This is the Universal Law of the Church but there is particular law or custom relegated by the Bishops of each country, region or diocese.

Practice in the United States

The National Conference of Catholic Bishops, now known as the United States Conference of Catholic Bishops (USCCB) issued a Pastoral Statement on Penance and Abstinence as a clarification of Pope Paul VI’s Paenitemini regarding non-Lenten Fridays (emphasis mine),

 … the Catholic bishops of the United States, far from downgrading the traditional penitential observance of Friday, and motivated precisely by the desire to give the spirit of penance greater vitality, especially on Fridays, the day that Jesus died, urge our Catholic people henceforth to be guided by the following norms:

1. Friday itself remains a special day of penitential observance throughout the year, a time when those who seek perfection will be mindful of their personal sins and the sins of mankind which they are called upon to help expiate in union with Christ Crucified;

2. Friday should be in each week something of what Lent is in the entire year. For this reason we urge all to prepare for that weekly Easter that comes with each Sunday be freely making of every Friday a day of self-denial and mortification in prayerful remembrance of the passion of Jesus Christ;

3. Among the works of voluntary self-denial and personal penance which we especially commend to our people for the future observance of Friday, even though we hereby terminate the traditional law of abstinence as binding under pain of sin, as the sole prescribed means of observing Friday, we give first place to abstinence from flesh meat. We do so in the hope that the Catholic community will ordinarily continue to abstain from meat by free choice as formerly we did in obedience to Church law. Our expectation is based on the following considerations;

a. We shall thus freely and out of love for Christ Crucified show our solidarity with the generations of believers to whom this practice frequently became, especially in times of persecution and of great poverty, no mean evidence of fidelity in Christ and his Church.

b. We shall thus also remind ourselves that as Christians, although immersed in the world and sharing its life, we must preserve a saving and necessary difference from the spirit of the world. Our deliberate, personal abstinence from meat, more especially because no longer required by law, will be an outward sign of inward spiritual values that we cherish.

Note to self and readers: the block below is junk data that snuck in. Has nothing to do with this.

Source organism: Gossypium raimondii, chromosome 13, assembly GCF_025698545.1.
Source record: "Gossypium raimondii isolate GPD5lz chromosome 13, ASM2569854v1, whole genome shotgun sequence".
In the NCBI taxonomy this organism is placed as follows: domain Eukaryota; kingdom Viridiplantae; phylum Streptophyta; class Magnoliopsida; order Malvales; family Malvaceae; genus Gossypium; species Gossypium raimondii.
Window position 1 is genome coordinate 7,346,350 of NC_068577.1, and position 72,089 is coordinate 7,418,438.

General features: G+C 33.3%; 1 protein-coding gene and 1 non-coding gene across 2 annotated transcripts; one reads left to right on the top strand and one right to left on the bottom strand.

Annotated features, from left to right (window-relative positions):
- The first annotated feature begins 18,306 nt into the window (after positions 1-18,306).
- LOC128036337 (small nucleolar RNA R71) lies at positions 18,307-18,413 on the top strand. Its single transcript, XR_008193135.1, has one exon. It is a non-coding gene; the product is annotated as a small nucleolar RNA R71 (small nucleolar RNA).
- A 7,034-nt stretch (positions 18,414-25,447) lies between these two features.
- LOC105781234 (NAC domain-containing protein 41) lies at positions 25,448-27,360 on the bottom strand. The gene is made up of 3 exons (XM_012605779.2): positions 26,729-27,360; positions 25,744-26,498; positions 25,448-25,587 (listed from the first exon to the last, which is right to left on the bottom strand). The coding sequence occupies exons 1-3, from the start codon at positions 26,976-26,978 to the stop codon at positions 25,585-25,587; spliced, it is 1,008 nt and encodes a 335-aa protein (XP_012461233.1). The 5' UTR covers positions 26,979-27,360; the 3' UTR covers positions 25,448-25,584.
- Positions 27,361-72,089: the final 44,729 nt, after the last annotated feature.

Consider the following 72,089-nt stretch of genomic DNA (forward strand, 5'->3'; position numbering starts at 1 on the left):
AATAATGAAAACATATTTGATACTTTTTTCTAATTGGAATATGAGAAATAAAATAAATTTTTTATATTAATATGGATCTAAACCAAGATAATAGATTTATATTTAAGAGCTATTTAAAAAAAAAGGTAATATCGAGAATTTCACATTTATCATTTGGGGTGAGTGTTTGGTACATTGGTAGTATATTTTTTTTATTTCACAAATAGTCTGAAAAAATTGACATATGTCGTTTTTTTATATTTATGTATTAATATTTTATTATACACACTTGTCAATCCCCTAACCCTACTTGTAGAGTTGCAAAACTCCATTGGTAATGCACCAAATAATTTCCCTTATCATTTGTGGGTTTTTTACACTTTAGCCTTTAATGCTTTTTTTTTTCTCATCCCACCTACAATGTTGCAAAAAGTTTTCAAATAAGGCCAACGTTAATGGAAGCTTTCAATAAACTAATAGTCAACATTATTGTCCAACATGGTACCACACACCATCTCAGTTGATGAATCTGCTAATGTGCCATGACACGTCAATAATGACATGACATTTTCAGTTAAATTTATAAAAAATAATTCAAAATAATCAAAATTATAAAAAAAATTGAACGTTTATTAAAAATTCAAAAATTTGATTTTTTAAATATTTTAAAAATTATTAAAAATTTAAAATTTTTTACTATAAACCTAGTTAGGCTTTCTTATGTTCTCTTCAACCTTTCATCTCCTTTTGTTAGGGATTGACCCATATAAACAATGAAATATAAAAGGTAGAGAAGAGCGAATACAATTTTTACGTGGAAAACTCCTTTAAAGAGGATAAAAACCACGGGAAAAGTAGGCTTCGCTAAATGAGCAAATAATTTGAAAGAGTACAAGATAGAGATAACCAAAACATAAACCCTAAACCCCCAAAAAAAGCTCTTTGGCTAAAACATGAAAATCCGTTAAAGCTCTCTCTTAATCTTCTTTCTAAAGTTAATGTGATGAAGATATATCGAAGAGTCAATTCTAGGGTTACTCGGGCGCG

We should also recognize that Blessed John Paul II included this venerable practice within the Catechism of the Catholic Church:

1438 The seasons and days of penance in the course of the liturgical year (Lent, and each Friday in memory of the death of the Lord) are intense moments of the Church’s penitential practice. These times are particularly appropriate for spiritual exercises, penitential liturgies, pilgrimages as signs of penance, voluntary self-denial such as fasting and almsgiving, and fraternal sharing (charitable and missionary works). [emphasis mine]

2043 The fourth precept (“You shall observe the days of fasting and abstinence established by the Church”) ensures the times of ascesis and penance which prepare us for the liturgical feasts and help us acquire mastery over our instincts and freedom of heart.

Appropriate and Equivalent Substitutions

The follow-up question I usually receive after providing the history for Friday abstinence is, “What is an appropriate and equivalent penance instead of abstaining from meat.” I cannot answer that for you. You need to. However, the USCCB has provided a great “starter” list for us to consider in Penitential Practices for Today’s Catholics. I have to be honest though. For me, it’s just easier to abstain from the meat.

Recognizing the Rights of the Bishop

A few years ago, St. Patrick’s day fell on a Friday during Lent. My Bishop, being a good Sicilian, suspended the Law of Abstinence for that Friday…and there was much rejoicing among the (and irish wannabes)! Now, everyone was in an uproar. I do not get it. Complain if we do have to abstain and then complain when we don’t. Ridiculous!

As Catholics, we are supposed to know how to fast and feast. It is perfectly within the right of the bishop to not only suspend and add days of penance but also to change what we are to abstain from. Take for instance what my friend Martha shared concerning the bishops in France,

A number of years ago, in France, the bishops asked the faithful to abstain from meat, tobacco, or alcohol on Fridays.

I wonder what the Diocese of Arlington would do if our Bishop asked us to abstain from Social Media for the day? A beautiful dream and yet, I digress…

Extravagant Fishy Fridays

Lastly, you are right. Many Catholics prior to the Second Vatican Council while living the letter of the law did not live the spirit of the law. Much to the horror and scandle of our non-Catholic Christian brethern – who do not understand these practices anyway, many Catholics ate a whole lot of lobster and other seafood delicacies. Except for the fact that it confused our Christian brethern and is not the way to evangelize, I’m not sure why it matters. Just because Uncle Buck ate extravagantly should not cause your conscience trouble. Why? Well, he doesn’t get the whole penitential thing anyway.